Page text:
There are five basic stages to a divorce proceeding. Filing a divorce petition is the first.
Any Divorce, even one on friendly terms where everything is agreed, must begin with the filing of an "original petition for divorce" in a state district court.
Some counties in Texas, such as Dallas and Tarrant counties, have specialized courts that deal only with family law matter like divorce. Most other counties send divorces through the same general district courts used for all types of civil and criminal matters.
In order to file for divorce in Texas, one of the spouses must have been a resident of the state for the six months prior to filing the petition and a resident of the county where the suit is filed for 90 days.
Most petition include a request for a two-week temporary restraining order (TRO). This is intended to freeze things as they are and prevent one spouse from taking any action that harms the other.
The TRO prevents spouses from hiding money or spending money in abnormal ways. It also prevents the interference of the use of the marital residence. The TRO cannot exclude a party from the home without special circumstances, and it prevents the changing of locks or any other type of exclusionary action. The TRO specifically excepts spending moneys for reasonable and necessary living expense, including attorneys’ fees, or business expenses of the parties.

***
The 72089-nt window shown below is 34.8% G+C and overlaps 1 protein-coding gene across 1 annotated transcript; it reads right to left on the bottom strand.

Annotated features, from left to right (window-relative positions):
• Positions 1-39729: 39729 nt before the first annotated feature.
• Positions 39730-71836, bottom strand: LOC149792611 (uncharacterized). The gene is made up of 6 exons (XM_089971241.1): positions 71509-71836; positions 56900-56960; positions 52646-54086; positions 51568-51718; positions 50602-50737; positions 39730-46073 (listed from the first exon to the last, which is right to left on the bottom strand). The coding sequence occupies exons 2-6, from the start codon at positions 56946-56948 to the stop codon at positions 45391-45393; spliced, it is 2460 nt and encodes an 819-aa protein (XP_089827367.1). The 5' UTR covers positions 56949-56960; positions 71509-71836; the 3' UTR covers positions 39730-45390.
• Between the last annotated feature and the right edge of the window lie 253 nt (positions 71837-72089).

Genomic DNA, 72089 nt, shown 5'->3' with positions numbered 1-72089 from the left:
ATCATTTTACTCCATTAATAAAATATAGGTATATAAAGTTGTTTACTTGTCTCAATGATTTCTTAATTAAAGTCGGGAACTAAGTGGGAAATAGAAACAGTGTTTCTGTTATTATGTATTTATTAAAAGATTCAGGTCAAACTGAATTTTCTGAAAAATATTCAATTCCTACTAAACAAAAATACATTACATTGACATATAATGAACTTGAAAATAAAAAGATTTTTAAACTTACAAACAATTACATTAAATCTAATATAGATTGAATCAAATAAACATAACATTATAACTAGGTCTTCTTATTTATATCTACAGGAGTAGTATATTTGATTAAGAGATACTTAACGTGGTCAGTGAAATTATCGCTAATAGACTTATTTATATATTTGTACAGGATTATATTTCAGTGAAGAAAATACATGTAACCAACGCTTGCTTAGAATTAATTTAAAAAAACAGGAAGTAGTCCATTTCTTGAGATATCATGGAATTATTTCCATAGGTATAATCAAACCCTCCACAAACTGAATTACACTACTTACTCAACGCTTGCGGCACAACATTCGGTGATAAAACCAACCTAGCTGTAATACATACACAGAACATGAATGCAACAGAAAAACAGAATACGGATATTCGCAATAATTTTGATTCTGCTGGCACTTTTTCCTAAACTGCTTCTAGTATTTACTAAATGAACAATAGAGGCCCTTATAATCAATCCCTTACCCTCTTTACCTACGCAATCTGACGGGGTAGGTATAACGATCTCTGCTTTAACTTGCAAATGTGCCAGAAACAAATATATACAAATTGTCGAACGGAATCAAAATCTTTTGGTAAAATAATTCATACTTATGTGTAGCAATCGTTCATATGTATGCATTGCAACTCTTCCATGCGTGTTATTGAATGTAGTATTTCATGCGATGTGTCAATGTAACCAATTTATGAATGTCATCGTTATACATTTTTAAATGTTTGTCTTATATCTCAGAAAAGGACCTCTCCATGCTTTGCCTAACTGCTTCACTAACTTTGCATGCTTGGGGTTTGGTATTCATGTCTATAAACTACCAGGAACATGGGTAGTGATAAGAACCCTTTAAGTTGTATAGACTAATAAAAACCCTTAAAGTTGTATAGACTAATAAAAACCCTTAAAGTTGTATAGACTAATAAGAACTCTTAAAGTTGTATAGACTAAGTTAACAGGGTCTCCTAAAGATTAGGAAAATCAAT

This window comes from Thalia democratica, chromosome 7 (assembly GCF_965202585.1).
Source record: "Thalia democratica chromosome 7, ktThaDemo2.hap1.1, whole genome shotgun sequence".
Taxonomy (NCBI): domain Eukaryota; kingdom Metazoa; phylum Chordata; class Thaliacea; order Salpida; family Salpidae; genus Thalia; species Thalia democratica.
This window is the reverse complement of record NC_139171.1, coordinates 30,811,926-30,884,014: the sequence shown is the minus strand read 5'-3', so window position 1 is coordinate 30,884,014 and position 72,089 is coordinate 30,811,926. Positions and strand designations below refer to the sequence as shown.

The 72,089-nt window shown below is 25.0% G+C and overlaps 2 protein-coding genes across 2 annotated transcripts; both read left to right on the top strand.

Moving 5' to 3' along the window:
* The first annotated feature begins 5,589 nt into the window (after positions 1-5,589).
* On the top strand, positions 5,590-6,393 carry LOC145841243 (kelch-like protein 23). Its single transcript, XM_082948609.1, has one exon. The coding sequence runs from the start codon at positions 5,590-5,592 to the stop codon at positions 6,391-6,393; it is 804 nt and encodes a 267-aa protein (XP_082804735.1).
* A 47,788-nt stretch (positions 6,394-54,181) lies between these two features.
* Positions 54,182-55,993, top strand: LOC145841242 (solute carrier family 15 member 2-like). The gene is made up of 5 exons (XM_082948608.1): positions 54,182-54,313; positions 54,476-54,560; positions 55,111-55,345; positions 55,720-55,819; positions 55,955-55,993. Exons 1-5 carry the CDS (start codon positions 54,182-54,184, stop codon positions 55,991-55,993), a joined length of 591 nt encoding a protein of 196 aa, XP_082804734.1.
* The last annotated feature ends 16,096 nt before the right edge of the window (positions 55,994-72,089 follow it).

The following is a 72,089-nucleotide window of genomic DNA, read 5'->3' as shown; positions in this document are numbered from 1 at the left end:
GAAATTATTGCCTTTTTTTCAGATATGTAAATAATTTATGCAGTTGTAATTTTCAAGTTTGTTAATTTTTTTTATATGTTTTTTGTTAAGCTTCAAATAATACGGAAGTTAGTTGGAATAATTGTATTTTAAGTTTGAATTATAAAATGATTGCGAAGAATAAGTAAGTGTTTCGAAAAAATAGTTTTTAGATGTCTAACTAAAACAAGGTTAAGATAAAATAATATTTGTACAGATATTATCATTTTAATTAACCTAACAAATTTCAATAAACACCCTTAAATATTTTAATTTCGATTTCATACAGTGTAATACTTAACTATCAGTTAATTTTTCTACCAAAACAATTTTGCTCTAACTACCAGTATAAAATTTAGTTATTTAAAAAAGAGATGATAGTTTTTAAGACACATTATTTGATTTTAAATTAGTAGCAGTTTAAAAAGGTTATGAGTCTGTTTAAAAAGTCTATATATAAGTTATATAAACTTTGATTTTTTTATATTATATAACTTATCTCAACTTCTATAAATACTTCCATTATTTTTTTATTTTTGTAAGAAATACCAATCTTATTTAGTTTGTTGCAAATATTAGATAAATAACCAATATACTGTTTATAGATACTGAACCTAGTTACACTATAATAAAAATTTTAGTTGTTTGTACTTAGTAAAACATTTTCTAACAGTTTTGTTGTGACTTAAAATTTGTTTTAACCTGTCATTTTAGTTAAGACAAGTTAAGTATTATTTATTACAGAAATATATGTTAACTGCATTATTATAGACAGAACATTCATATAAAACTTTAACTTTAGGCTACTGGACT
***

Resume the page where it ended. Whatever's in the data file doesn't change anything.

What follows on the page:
Some counties utilize a standard TRO, called the Standing Order, in every family law case, including divorces, to automatically and mutually prohibit both spouses from taking certain actions upon filing of the case. The Standing Order is effective upon filing of the petition. The enforceability of the Standing Order may be questionable, so some lawyers may elect to request a TRO in addition to the Standing Order. Some counties that use the Standing Order include Bell, Blanco, Brazos, Burnet, Caldwell, Coke, Collin, Concho, Dallas, Denton, Ellis, Grayson, HAys, Irion, Llano, McLennan, Montgomery, Nueces, Rockwall, Runnels, San Saba, Schleicher, Sterling, Tom Green, Travis, and Walker. Each county’s Standing Order may differ slightly.
Excerpted from my book, "Basics of Texas Divorce Law"